Nerdship, when I think of things I usually buy commercially prepared that can be made at home, I cringe a bit and think of Martha Stewart, with her prim perfection and button-down dress shirts with khaki pants. So, when my friends started piping up that they had made laundry soap, I was a bit dumbfounded, but intrigued. I continued on with my non-believing, store-bought laundry soap ways. The turning point was a $13 box of Arm and Hammer laundry soap. It killed me. I went ahead and made my first batch of soap, half-expecting it to suck, but it didn’t.
I have been making my own laundry soap for nearly a year, and it is awesome. I have tweaked the recipe a bit, and I think I’ve got it down now. It cleans just as well as the commercially prepared laundry soap, and I have less of a heart attack when I buy the ingredients. It takes me about 30 minutes to make it and the batch will last a couple months. Two tablespoons in a large load will take the dirt and grime outta just about anything.
Jennifer’s homemade laundry soap
- -1 bar soap (I use one just for laundry, like Zote or Fels Naptha, but you can do a body soap too, like Ivory or Dial.)
- -3 1/2 cups washing soda (Sodium carbonate, also called soda ash. Can be found on the laundry aisle for about $3.25, or in the pool chemicals as a pH lower for about $8)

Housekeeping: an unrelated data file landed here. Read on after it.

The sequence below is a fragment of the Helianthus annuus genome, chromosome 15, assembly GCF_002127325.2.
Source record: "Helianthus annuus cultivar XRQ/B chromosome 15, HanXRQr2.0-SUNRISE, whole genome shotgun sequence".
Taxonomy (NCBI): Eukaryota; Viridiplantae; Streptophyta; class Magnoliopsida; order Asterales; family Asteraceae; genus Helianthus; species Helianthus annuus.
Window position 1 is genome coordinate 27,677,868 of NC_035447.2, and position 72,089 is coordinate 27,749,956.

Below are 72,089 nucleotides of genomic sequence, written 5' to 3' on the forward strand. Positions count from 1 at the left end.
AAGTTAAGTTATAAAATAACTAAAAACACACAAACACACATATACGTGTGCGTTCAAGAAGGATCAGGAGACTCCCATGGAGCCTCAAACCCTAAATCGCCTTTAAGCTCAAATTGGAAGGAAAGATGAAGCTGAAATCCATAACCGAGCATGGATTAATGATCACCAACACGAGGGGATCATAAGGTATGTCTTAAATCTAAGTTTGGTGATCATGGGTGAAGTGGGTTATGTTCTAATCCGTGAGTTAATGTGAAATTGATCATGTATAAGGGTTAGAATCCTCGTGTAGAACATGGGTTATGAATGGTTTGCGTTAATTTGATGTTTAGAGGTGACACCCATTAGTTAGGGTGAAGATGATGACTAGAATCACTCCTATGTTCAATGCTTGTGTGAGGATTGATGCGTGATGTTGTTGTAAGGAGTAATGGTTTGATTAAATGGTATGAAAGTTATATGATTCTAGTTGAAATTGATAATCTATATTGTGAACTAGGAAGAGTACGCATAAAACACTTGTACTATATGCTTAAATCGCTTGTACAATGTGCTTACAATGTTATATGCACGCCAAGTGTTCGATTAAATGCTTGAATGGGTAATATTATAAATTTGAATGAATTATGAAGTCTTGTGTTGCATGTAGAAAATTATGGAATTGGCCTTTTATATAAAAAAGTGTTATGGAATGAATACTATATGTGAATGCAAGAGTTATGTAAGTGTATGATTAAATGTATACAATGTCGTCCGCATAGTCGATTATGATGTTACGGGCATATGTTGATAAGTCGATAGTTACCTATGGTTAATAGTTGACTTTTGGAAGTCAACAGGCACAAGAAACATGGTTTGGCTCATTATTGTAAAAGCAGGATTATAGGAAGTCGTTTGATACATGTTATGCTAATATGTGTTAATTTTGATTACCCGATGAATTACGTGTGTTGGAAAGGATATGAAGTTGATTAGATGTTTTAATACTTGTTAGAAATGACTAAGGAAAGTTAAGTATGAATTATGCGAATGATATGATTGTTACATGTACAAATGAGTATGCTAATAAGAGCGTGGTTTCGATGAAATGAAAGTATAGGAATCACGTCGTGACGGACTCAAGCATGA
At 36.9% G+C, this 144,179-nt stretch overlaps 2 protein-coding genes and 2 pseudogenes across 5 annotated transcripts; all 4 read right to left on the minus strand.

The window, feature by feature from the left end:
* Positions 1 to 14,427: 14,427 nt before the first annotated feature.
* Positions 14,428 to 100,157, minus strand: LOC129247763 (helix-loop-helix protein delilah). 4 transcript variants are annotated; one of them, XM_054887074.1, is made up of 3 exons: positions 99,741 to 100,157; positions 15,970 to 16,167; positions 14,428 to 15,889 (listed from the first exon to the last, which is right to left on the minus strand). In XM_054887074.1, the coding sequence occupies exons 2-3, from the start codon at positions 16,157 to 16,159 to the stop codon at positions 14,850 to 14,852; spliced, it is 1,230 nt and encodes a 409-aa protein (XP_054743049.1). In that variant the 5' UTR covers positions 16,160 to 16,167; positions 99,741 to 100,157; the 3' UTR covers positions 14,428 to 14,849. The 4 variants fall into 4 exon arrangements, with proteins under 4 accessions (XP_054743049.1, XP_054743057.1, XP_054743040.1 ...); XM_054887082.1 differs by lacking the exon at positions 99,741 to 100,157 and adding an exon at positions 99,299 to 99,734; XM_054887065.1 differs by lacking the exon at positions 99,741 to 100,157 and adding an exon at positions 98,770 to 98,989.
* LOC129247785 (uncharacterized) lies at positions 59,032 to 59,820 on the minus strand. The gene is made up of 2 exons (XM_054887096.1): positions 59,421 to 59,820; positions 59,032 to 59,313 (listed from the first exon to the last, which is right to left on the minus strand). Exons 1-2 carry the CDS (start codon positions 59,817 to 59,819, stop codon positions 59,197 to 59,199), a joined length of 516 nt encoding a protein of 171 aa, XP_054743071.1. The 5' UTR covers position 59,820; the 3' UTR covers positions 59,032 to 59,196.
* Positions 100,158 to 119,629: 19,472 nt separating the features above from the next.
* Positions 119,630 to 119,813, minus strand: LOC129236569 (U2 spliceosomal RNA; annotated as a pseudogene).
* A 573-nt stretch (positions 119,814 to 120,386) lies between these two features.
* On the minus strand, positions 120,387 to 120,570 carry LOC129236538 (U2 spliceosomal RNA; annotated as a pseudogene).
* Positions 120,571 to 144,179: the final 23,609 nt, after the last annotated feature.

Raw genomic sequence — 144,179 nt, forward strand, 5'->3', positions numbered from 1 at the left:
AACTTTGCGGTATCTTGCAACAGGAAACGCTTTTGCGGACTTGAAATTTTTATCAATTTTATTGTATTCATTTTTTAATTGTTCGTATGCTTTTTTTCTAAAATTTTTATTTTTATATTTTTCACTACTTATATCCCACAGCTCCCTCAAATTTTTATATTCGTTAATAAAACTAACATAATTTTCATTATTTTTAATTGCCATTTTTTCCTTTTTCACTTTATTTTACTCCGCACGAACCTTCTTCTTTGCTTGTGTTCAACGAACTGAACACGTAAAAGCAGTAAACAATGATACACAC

- -3 1/2 cups borax
- Finely grate your soap on the tiny holes side of your grater. I have a box grater I use just for the purpose. 🙂
- Mix your grated soap together with the borax and washing soda. If the soap isn’t grated to tiny smithereens, you might want to run your mixture through a food processor just to break those bits down and mix it together a little better.
- Keep it in an airtight container.
- All you need is 2 tablespoons in your wash cycle. Lookie there, you’re a modern Ma Ingalls! 😀
BONUS laundry tips:
-a quarter cup of vinegar will take the musty, mildewy smell out of a load of laundry left in the washer too long before drying. 🙂 Restart the load, add some soap and your vinegar. Voila!
-hydrogen peroxide removes most (if not all) blood before it stains, and does a fine job breaking it up/diminishing the stain if it dried a bit. (I know that makes me sound like some kind of ax murderer, but I promise it’s a good tip.)